Jonathan Chevreau, Financial Post
A disturbing trend in recent media coverage of the current stock-market meltdown is a growing indifference by younger people to saving and investing. True, those in their late 20s can look back at their first decade in the workforce as one that fraught with market volatility. Already, they’ve experienced the Tech Wreck of 2000, the 1929-like Crash of 2008, a subsequent jobless recession that appears to be their generation’s version of the Dirty Thirties, and now to top it all, we’ve had the stomach-churning losses of August 2011.
Yet I can say with all frankness, as I occasionally do to younger colleagues in the newsroom, that I envy them the chance to buy quality high-yielding stocks at these kinds of bargain prices. I recall my first financial advisor telling me that “If you’re not done buying yet, why would you want stocks to go up?”
If you’re in your 20s, time is on your side: your horizon is a good 40 years, since by the time you leave the workforce, the standard retirement age may well be 70. Anyone who’s read Jeremy Siegel’s Stocks for the Long Run — which includes most financial advisors — will tell you that over that many decades, stocks are almost guaranteed to outperform every other asset class out there: certainly cash and bonds.
But don’t take my word for it. Actuary Malcolm Hamilton, perhaps Canada’s best-known retirement expert, agrees: “Young people need to keep things in perspective. They will be buyers of equities for 40 years. Prolonged periods of disappointing performance, like the last 10 years (particularly for those investing outside Canada), should be seen as opportunities to build a portfolio at reasonable prices.”
Hamilton, a partner with Mercer, says stock markets have experienced lengthy periods of disappointment in the past, sometimes 10 or 20 years, but “those who buy near the end of these periods often do well.”
Even if scary markets have investors of all ages gun shy about investing, blaming occasional stock losses is no excuse for not saving. It’s necessary to distinguish between saving and investing. Saving involves continually spending less than you earn and directing the surplus into savings accounts: preferably through an automatic process that takes the proceeds out of daily spending temptation and into tax-deferred vehicles like RRSPs or TFSAs.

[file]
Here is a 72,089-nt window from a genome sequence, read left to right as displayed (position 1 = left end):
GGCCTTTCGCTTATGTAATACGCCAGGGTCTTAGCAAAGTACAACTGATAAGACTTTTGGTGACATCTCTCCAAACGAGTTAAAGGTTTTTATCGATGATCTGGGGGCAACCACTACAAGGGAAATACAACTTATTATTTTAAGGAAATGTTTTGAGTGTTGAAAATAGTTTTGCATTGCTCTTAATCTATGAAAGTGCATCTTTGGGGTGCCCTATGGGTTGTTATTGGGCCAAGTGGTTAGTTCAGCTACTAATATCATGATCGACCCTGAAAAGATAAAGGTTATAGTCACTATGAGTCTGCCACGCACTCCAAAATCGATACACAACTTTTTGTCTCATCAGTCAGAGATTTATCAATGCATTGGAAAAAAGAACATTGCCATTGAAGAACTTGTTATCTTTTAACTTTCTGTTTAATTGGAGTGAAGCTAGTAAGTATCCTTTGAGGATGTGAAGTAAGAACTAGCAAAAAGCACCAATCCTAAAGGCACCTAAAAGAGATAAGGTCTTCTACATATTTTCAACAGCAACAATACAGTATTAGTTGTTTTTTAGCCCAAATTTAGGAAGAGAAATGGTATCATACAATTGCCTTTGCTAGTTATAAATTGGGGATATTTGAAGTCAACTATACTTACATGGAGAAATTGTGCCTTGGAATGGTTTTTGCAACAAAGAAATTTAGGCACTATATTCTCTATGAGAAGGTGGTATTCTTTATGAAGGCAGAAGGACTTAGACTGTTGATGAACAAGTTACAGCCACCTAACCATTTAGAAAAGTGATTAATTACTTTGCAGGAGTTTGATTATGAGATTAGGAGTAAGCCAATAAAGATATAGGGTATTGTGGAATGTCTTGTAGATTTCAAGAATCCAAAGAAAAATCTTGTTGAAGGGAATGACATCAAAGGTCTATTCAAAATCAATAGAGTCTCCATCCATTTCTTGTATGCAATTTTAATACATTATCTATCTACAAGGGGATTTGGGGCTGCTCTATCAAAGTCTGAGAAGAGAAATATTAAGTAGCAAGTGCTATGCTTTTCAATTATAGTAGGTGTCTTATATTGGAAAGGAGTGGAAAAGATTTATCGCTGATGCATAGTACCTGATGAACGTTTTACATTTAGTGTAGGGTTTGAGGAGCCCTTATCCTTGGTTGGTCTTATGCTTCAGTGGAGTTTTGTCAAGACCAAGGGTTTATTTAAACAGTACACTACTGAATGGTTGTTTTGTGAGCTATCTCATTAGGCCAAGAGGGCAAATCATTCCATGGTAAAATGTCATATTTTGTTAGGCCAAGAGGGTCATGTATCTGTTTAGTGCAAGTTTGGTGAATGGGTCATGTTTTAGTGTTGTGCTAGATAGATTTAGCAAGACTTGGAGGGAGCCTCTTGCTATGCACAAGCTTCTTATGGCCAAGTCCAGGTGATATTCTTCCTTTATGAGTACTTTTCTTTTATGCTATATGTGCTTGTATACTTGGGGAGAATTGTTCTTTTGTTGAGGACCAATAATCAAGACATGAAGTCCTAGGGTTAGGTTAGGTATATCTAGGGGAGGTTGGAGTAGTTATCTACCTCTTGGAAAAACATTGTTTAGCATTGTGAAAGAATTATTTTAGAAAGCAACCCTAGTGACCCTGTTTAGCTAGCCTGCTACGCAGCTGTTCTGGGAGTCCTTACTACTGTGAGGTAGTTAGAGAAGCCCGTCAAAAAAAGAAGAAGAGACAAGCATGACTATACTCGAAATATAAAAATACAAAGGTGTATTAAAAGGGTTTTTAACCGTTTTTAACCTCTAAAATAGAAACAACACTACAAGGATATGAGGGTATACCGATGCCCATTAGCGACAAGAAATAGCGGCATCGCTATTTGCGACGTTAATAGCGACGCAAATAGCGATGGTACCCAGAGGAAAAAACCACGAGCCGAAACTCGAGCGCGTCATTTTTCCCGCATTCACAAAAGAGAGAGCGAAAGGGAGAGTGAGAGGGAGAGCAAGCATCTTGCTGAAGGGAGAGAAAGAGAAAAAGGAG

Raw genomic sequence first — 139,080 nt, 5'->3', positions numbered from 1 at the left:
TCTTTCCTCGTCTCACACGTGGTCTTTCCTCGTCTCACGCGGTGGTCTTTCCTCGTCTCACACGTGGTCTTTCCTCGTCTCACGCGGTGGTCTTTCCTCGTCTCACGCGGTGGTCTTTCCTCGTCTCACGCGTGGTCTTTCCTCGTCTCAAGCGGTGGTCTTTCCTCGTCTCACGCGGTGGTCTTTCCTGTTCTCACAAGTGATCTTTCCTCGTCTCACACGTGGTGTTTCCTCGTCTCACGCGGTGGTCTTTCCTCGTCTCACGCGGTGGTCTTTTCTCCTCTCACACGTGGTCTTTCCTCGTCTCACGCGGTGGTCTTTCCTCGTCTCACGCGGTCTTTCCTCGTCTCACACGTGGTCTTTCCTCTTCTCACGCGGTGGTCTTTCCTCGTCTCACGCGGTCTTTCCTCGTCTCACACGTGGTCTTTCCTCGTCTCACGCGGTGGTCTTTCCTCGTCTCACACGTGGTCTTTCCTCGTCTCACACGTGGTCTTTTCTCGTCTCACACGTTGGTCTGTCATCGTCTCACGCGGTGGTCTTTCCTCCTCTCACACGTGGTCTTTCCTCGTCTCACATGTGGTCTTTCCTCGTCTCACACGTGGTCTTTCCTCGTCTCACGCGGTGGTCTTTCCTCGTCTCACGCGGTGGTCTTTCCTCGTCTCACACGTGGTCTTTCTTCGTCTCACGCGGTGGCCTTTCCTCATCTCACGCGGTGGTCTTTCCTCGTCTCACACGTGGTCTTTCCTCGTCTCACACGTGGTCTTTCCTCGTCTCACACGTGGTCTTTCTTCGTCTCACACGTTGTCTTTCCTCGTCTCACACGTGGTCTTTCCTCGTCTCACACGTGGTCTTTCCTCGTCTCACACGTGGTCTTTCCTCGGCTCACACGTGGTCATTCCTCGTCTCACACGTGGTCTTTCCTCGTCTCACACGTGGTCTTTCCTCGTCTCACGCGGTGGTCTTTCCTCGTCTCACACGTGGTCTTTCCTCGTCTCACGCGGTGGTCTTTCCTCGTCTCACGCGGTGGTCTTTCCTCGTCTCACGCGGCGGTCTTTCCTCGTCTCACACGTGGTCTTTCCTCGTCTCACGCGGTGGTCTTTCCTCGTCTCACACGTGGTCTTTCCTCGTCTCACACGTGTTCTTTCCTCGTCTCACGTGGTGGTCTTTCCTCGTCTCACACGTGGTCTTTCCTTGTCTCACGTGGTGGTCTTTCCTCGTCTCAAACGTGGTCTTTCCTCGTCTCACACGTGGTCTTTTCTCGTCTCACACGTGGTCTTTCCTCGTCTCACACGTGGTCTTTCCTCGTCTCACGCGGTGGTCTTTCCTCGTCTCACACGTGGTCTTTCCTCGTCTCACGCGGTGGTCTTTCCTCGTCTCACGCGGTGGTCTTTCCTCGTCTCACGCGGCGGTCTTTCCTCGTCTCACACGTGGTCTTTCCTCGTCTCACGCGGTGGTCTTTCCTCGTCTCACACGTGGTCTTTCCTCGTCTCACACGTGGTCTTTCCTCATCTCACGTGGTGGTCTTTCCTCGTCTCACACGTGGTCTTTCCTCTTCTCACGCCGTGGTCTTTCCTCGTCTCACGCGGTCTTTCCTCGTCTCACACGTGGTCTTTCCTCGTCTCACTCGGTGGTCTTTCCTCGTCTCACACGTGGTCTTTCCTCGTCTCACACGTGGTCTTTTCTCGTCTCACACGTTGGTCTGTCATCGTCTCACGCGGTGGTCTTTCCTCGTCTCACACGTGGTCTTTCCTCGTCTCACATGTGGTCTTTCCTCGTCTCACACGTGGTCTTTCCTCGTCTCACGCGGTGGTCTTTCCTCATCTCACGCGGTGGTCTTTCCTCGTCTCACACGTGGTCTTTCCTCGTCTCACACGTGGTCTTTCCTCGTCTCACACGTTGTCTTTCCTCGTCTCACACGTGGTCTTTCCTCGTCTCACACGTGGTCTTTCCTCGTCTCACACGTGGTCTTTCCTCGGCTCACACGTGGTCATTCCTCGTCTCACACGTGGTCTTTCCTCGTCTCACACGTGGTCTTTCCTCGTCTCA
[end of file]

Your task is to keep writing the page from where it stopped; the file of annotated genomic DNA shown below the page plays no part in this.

Saving is the first step but at today’s interest rates, saving alone won’t get you far. Pundits have long called for an “inevitable” rise in rates but so far they have stayed stubbornly low. This latest stock correction means rates may stay low awhile yet. On Tuesday, the U.S. federal reserve indicated it would be making no major interest-rate adjustments for at least two more years.
During the recent panicky sell-off many sought refuge in U.S. treasuries (ironic given the S&P’s downgrading of U.S. debt) but while fleeing to cash may stop the bleeding, once you consider inflation, it’s questionable if short-term interest-bearing investments will yield any “real” return.
Here again, Hamilton agrees: “Young investors should be equally careful when looking at bonds. Bonds have been good performers for the last 30 years but it’s hard to see how anyone will get rich buying a 30 year Canada bond with a 3% coupon and holding it until maturity. It’s natural for young people to set their expectations looking at the last 10 years but extrapolation doesn’t work for investments.”
To generate a “real” investment return net of inflation is the job of investing, not saving. That means embracing stocks, equity mutual funds or equity exchange-traded funds (ETFs). Yes, you could sit awhile in cash, waiting for the coast to be clear, but by the time it is, prices could be 20% higher than now. Talk to those who bought stocks in March 2009 — soon after the first TFSAs were opened — and you’ll hear them congratulating themselves for their shrewd timing.
Despite the personal anecdote revealed in the sidebar, I still don’t buy the “spend now for tomorrow we die” argument. It’s just an excuse for indulging in instant gratification. My personal motto is “Freedom, Not Stuff.” Financial assets represents eventual freedom, while a new car is just more stuff that depreciates the moment you leave the car dealership. From time to time, stocks will also depreciate in terms of their market value, but odds are that in the very long run, they will appreciate and lay the ground for eventual financial freedom.
“Investing requires work, discipline and putting off to tomorrow,” says fee-only financial planner Fred Kirby, “It’s not visible, not cool and not a prescription for having fun, instant gratification and popularity among peers.”
But it might be cool to be the first in your gang to retire!